© Andrey Popov

US shippers and truckers’ years of the “constant game of runaround” with detention and demurrage (D&D) invoices will likely be abated by the FMC’s new rules – but “erroneous” carrier invoices have still not been addressed.  

Last week, the FMC revised its D&D rules, and introduced new requirements for billing, timeframes and how to dispute unfair charges.   

The FMC said the revision would “promote supply chain fluidity by ensuring a clear connection between the failure to pick up cargo or return equipment in a timely manner and the appropriate fee”.  

Head of ocean freight Americas at Rhenus Stephanie Loomis told The Loadstar: “Disputing a D&D invoice was frustrating and time-consuming, since carriers would often demand back-up information that they have or should have provided.  

“It was a constant game of runaround, often making the invoiced party feel that the ultimate goal was for the process to be so time-consuming that exhaustion would win out, and bills, whether right or wrong, would just be accepted.” 

Ian Weiland, COO at LA-based trucking company Junction Collaborative Transports, added: “In the past, these invoices pitted the trucker against the shipper, creating conflict…  

“No shipper wants to pay added charges invoices, but neither does the trucker.  If the shipper didn’t feel the charges were warranted, the shipper might not pay the trucker, who would be stuck holding the invoice.” 

But, Mr Weiland explained, with the new billing methods, if the shipper doesn’t feel the charges are warranted, it can now dispute the invoice with the carrier directly. 

Founder of D&D and maritime dispute company FourOneOne Sara Dandan told The Loadstar she viewed these changes as a positive step.  

“Specifically, the invoicing requirements, and especially the prohibition on billing truckers if they are not a responsible party,” she said 

“It’s a travesty that carriers were allowed for so long to foist demurrage and detention bills onto truckers, while threatening them with shut-outs; forcing them to pay bills that weren’t theirs in order to preserve their livelihoods.”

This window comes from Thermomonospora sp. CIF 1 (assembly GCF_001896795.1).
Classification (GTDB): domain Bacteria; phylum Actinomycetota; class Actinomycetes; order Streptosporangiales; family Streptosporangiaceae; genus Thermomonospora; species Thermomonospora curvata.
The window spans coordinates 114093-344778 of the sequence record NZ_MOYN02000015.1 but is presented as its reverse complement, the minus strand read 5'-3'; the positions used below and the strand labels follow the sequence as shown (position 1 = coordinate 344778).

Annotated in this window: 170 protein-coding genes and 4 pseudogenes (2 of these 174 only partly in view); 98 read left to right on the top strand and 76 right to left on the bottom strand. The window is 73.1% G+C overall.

Ms Dandan pointed out that the pandemic had spotlit the “decades of shippers and truckers being taken to the cleaners with little to no recourse”.  

She added: “I think what we saw during the pandemic really emphasised what so many knew to be true about the unfairness of it all.”  

And Ms Loomis told The Loadstar: “The pandemic prompted these changes. As the terminals became jammed with cargo, in many cases bringing operations almost to a standstill, importers and dray operators were unable, not unwilling, to pick up containers before the allotted free time expired. 

“It was not the fault of most individual importers or shippers that containers were stuck, but it was exactly those customers that paid the price.” 

Ms Loomis said that during this period, carriers made more than $2bn in D&D charges alone, with some individual importers paying fees in excess of $1m.  

However, while the new FMC regulations have in general been welcomed, Mr Weiland said: “If the dispute is denied, in many cases the shipper can still, essentially, ‘short’ the trucker invoice, forcing the trucker to then eat the detention charge.” 

He added: “And the elephant in the room, erroneous carrier invoices, has still not been resolved. I don’t know if it ever will change, where we all have to arm ourselves for container battle a little differently than we have in years past.” 

And while Ms Dandan agreed the changes were largely positive, she said: “I don’t think we can tell if issues have been addressed until we see them applied in the real world.  

“There’s often a disconnect between intention, what’s written and what’s done.”

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